The NLRB claimed that the policy and the termination violated the NLRA because it was prohibiting employees from talking about their terms and conditions of employment with other employees which they have a right to do under the NLRA.

 So really the NLRB is sort of saying that Facebook discussions are like the new version of the old water cooler discussions in a workplace. concerted activity

The NLRB and the company ended up settling the case.  As part of the settlement, AMR said it would revise its policies so they do not “improperly restrict” employees from discussing their wages, hours and working conditions with co-workers and others while not at work and they also agreed to not discipline or discharge employees for having these discussions.  In addition, AMR also promised that employee requests for union representation won’t be denied by the company or its managers and that employees will not be threatened with discipline if they do request union representation.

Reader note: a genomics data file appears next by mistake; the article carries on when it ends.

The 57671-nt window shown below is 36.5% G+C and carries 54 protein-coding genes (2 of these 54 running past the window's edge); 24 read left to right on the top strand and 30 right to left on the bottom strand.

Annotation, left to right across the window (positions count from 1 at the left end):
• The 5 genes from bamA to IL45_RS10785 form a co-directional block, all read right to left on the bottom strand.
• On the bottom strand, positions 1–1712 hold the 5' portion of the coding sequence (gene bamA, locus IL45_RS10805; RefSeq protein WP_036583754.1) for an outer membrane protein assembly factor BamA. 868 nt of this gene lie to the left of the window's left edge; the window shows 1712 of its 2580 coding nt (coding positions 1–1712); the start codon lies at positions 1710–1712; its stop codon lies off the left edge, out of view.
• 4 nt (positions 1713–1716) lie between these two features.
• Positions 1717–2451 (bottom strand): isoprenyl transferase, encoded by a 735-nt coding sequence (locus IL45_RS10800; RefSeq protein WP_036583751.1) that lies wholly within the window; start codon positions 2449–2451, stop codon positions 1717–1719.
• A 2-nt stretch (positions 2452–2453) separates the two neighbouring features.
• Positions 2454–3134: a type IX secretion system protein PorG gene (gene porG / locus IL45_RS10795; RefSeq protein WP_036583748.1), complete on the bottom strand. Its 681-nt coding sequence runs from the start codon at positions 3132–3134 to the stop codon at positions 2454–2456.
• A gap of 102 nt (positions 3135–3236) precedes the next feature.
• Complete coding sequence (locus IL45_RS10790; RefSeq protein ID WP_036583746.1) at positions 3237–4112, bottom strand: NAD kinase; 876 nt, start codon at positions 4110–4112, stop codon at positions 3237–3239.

So what does this mean about drafting your social media policy in the future or revisions you should make to your social media policy.

Well management side employment attorneys are quick to point out that it might not require any change.  This was not a court decision nor was it a decision by the entire NLRB.  Rather, it was one charge and that charge was settled.  In addition, it does appear that this case may be limited to its specific facts where the manager had denied union representation when the employee had requested it and the discussion that was taking place on Facebook centered around the denial of the request for union representation.  In this case, the company policy also may have been overbroad because of the company’s prohibition on any comments about the company or supervisors on the internet and this could be seen as limiting concerted activity rights.